Commander Neil Westphalen, Royal Australian Navy Reserve
This article follows a previous paper by the author regarding occupational and environmental medicine in the ADF.1 The previous paper asserts that high rates of preventable workplace illness and injury indicate the need to improve the management of the occupational and environmental hazards associated with ADF workplaces, with better emphasis on prevention rather than treatment.
The previous article therefore advocates that, rather than attempting to replicate the treatment service paradigm used for Australian civilians, the ADF’s health services should be premised on an occupational and environmental health paradigm. For this to occur, the health capability gaps in the current ADF health service delivery model suggests the need to reassess the fundamental inputs to health capability for both Joint Health Command and Defence’s Work Health and Safety Branch. Such a reassessment could lead to a genuinely holistic and sustainable workforce-based ADF health service delivery model by 2030.
This article expands on the previous paper, with respect to providing primary health care for ADF members.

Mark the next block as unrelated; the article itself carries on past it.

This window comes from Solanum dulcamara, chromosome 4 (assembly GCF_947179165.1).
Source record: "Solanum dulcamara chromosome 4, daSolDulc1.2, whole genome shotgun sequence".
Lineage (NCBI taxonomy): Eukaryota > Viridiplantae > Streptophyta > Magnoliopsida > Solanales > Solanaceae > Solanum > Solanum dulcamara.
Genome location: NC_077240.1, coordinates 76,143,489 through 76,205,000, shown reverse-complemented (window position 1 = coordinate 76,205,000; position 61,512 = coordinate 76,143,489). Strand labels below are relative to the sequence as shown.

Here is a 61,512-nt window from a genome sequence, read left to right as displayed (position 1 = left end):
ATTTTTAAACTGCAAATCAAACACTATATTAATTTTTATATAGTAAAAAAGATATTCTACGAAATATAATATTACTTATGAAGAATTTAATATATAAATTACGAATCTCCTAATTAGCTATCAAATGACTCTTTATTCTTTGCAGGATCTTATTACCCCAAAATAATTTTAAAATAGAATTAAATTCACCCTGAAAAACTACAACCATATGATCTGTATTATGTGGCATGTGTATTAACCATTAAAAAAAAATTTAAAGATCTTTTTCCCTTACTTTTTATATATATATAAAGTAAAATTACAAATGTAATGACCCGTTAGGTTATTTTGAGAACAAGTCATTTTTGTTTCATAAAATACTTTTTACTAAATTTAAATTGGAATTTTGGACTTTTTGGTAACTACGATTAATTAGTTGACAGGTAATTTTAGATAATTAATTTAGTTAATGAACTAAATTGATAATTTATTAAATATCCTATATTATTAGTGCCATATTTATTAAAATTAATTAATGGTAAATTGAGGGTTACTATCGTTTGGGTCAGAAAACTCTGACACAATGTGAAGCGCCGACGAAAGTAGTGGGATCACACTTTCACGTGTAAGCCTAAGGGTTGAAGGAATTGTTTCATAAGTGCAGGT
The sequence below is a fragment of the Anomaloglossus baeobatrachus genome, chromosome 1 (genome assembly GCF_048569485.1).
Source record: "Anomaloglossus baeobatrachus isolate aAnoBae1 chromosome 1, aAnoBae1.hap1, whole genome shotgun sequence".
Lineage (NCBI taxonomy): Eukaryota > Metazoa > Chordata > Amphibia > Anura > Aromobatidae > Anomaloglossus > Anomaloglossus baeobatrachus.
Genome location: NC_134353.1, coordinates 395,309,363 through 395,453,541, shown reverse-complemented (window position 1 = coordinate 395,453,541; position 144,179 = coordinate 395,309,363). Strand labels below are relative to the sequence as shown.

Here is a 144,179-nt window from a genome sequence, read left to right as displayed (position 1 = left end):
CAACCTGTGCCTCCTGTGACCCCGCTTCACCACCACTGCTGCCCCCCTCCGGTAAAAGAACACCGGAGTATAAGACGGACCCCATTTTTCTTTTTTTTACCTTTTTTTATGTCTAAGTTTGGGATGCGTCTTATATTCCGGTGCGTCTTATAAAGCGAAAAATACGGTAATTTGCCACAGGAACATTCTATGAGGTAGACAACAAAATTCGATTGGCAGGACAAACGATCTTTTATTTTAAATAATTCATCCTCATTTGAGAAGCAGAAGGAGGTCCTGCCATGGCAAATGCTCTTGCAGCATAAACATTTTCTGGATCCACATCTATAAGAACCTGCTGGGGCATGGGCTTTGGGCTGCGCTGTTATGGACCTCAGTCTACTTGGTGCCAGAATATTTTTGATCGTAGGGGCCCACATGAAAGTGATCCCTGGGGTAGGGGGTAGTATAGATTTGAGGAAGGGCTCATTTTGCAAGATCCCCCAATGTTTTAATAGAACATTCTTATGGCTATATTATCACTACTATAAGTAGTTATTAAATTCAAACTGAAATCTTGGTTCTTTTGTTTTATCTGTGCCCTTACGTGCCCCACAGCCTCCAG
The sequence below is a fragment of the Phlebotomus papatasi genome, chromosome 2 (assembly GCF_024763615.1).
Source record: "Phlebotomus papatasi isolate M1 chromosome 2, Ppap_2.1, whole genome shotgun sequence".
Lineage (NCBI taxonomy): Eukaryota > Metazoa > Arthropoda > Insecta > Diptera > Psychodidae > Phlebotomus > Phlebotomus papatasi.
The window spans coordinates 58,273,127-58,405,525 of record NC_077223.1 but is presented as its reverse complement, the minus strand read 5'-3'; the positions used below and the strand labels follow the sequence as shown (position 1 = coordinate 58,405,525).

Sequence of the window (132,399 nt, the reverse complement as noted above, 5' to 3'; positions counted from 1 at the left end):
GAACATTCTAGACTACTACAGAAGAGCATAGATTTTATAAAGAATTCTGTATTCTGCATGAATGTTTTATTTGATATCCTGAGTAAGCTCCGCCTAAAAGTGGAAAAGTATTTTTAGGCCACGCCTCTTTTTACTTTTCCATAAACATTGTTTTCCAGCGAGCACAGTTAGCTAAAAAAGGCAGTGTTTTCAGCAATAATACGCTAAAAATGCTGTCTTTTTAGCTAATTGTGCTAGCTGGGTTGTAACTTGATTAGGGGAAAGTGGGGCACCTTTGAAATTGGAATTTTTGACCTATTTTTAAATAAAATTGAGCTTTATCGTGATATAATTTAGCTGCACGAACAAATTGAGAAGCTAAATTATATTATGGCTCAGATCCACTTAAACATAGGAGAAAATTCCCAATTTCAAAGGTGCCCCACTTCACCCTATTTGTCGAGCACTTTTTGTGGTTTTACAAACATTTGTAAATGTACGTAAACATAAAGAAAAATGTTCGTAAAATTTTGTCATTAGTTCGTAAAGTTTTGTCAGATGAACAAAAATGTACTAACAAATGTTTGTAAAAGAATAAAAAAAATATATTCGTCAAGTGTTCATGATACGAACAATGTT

Primary health care in Australia
In 2014, the Australian health care system had 98,807 medical practitioners in more than 80 specialties, including 32,050 general practitioners.2 The latter included 21,576 Fellows and trainees of the Royal Australian College of General Practitioners, and 1630 Fellows and trainees of the Australian College of Rural and Remote Medicine. The remaining 8844 general practitioners did not have fellowships but were vocationally registered by Medicare to provide primary health care services. By comparison, in 2014 the Australasian Faculty of Occupational and Environmental Medicine represented only 492 Australian physicians and trainees.
The definitions of ‘primary health care’ used in Australia are rather complex. The Australian Institute of Health and Welfare defines primary health care as ‘typically the first health service visited by patients with a health concern…. It includes most health services not provided by hospitals, and involves:
• A range of activities, such as health promotion, prevention, early intervention, treatment of acute conditions and management of chronic conditions;
• Various health professionals, such as general practitioners, dentists, nurses, Aboriginal health workers, local pharmacists and other allied health professionals; and